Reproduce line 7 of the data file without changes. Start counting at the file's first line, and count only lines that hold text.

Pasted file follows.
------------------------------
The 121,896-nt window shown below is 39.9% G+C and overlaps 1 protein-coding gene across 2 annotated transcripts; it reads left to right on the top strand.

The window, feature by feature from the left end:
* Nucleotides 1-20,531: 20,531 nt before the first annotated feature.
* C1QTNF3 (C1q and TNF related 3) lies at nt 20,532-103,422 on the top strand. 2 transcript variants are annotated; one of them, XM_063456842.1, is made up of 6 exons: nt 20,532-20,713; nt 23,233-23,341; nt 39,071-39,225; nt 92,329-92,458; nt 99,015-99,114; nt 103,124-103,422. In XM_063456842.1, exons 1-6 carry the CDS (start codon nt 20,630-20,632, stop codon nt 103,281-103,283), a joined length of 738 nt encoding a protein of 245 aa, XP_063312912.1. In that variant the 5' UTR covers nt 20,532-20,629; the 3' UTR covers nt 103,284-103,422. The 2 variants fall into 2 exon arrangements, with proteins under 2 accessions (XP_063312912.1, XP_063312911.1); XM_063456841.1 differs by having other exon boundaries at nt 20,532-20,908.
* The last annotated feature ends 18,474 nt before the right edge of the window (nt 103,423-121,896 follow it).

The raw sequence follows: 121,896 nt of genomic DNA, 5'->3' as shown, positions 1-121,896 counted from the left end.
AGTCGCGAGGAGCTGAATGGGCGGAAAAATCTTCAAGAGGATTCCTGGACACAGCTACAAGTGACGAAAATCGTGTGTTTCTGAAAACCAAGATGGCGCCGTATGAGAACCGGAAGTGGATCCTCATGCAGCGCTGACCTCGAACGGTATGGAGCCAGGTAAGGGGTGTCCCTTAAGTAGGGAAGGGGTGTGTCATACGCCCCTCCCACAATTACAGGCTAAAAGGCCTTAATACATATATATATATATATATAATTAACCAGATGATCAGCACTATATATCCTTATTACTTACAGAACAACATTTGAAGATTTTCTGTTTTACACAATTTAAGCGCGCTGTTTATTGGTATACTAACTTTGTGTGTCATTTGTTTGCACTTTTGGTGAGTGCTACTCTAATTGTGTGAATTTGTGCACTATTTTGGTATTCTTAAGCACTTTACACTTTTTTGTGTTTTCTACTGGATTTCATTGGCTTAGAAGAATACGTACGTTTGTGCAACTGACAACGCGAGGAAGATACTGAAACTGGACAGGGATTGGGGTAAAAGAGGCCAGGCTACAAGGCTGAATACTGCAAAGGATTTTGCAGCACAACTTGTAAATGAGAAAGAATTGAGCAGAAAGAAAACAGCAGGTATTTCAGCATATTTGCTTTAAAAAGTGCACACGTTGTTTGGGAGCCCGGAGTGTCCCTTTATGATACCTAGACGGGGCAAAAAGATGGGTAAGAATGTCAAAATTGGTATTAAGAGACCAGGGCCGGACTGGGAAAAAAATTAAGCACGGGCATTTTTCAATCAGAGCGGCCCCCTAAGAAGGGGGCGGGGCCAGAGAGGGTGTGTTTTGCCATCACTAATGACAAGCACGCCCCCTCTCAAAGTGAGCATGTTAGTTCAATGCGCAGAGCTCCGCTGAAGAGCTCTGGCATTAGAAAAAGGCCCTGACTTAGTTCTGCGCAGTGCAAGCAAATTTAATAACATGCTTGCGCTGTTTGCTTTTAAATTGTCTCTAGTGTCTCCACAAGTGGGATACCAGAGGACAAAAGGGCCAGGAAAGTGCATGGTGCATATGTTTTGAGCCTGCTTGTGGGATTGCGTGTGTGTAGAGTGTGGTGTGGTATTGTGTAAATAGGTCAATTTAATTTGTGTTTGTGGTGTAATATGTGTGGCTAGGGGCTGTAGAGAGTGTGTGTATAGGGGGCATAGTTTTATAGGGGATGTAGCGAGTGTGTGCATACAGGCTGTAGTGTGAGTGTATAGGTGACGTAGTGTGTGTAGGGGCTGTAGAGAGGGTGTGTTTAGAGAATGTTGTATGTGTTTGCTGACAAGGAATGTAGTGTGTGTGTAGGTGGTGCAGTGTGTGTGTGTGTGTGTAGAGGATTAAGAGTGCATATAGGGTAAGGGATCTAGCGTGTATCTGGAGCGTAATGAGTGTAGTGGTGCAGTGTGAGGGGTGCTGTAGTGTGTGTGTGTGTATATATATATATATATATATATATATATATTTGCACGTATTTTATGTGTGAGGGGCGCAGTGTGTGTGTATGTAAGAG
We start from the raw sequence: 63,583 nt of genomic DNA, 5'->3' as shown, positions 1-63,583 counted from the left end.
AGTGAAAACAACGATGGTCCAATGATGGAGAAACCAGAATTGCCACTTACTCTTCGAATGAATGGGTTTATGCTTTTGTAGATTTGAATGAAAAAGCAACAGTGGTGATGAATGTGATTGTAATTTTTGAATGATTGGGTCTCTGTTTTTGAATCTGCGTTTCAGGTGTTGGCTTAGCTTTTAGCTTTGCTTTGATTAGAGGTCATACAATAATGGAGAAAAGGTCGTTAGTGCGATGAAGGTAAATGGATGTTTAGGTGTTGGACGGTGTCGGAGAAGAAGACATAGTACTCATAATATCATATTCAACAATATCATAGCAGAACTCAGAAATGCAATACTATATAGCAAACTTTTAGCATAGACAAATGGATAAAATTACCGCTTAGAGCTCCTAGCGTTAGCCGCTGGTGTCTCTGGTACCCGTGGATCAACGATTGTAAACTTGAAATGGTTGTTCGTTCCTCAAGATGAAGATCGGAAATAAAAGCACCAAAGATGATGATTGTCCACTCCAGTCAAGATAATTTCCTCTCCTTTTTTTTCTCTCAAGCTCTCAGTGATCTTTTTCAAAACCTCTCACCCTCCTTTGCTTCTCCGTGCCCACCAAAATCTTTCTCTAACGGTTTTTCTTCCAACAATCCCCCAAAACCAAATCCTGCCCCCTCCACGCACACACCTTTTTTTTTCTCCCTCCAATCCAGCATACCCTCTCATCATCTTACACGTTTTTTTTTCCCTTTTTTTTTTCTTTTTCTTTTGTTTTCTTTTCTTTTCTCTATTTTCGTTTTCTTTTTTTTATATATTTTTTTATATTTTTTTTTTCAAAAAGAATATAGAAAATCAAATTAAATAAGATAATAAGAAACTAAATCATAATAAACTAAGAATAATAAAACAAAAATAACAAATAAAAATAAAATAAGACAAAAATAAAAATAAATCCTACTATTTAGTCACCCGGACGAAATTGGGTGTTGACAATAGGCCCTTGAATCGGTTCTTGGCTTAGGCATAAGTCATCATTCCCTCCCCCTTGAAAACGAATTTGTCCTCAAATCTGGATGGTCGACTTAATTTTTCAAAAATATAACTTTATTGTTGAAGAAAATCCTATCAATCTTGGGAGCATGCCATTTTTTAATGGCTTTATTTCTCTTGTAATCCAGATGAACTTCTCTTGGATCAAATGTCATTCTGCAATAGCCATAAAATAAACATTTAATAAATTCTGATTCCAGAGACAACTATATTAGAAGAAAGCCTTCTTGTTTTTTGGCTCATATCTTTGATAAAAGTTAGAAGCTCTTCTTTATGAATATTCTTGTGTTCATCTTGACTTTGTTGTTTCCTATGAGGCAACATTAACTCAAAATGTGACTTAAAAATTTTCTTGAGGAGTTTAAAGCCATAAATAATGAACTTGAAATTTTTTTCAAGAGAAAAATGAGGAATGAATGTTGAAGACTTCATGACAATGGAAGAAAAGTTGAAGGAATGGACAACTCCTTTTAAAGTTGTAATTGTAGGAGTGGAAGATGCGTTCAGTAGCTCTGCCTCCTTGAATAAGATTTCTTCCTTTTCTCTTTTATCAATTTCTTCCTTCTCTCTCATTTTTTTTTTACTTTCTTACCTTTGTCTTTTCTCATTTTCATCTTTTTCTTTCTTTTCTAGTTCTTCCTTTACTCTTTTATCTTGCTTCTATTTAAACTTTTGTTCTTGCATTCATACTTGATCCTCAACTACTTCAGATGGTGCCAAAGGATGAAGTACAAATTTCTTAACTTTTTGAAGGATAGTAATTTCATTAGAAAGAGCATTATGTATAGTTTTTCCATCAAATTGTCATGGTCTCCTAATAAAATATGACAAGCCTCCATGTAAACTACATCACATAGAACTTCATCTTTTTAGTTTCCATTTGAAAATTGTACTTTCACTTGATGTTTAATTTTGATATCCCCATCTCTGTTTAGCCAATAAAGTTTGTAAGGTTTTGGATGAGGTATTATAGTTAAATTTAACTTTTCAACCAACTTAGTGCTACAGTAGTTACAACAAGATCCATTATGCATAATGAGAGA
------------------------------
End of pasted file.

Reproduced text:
AGTCGCGAGGAGCTGAATGGGCGGAAAAATCTTCAAGAGGATTCCTGGACACAGCTACAAGTGACGAAAATCGTGTGTTTCTGAAAACCAAGATGGCGCCGTATGAGAACCGGAAGTGGATCCTCATGCAGCGCTGACCTCGAACGGTATGGAGCCAGGTAAGGGGTGTCCCTTAAGTAGGGAAGGGGTGTGTCATACGCCCCTCCCACAATTACAGGCTAAAAGGCCTTAATACATATATATATATATATATAATTAACCAGATGATCAGCACTATATATCCTTATTACTTACAGAACAACATTTGAAGATTTTCTGTTTTACACAATTTAAGCGCGCTGTTTATTGGTATACTAACTTTGTGTGTCATTTGTTTGCACTTTTGGTGAGTGCTACTCTAATTGTGTGAATTTGTGCACTATTTTGGTATTCTTAAGCACTTTACACTTTTTTGTGTTTTCTACTGGATTTCATTGGCTTAGAAGAATACGTACGTTTGTGCAACTGACAACGCGAGGAAGATACTGAAACTGGACAGGGATTGGGGTAAAAGAGGCCAGGCTACAAGGCTGAATACTGCAAAGGATTTTGCAGCACAACTTGTAAATGAGAAAGAATTGAGCAGAAAGAAAACAGCAGGTATTTCAGCATATTTGCTTTAAAAAGTGCACACGTTGTTTGGGAGCCCGGAGTGTCCCTTTATGATACCTAGACGGGGCAAAAAGATGGGTAAGAATGTCAAAATTGGTATTAAGAGACCAGGGCCGGACTGGGAAAAAAATTAAGCACGGGCATTTTTCAATCAGAGCGGCCCCCTAAGAAGGGGGCGGGGCCAGAGAGGGTGTGTTTTGCCATCACTAATGACAAGCACGCCCCCTCTCAAAGTGAGCATGTTAGTTCAATGCGCAGAGCTCCGCTGAAGAGCTCTGGCATTAGAAAAAGGCCCTGACTTAGTTCTGCGCAGTGCAAGCAAATTTAATAACATGCTTGCGCTGTTTGCTTTTAAATTGTCTCTAGTGTCTCCACAAGTGGGATACCAGAGGACAAAAGGGCCAGGAAAGTGCATGGTGCATATGTTTTGAGCCTGCTTGTGGGATTGCGTGTGTGTAGAGTGTGGTGTGGTATTGTGTAAATAGGTCAATTTAATTTGTGTTTGTGGTGTAATATGTGTGGCTAGGGGCTGTAGAGAGTGTGTGTATAGGGGGCATAGTTTTATAGGGGATGTAGCGAGTGTGTGCATACAGGCTGTAGTGTGAGTGTATAGGTGACGTAGTGTGTGTAGGGGCTGTAGAGAGGGTGTGTTTAGAGAATGTTGTATGTGTTTGCTGACAAGGAATGTAGTGTGTGTGTAGGTGGTGCAGTGTGTGTGTGTGTGTGTAGAGGATTAAGAGTGCATATAGGGTAAGGGATCTAGCGTGTATCTGGAGCGTAATGAGTGTAGTGGTGCAGTGTGAGGGGTGCTGTAGTGTGTGTGTGTGTATATATATATATATATATATATATATATATTTGCACGTATTTTATGTGTGAGGGGCGCAGTGTGTGTGTATGTAAGAG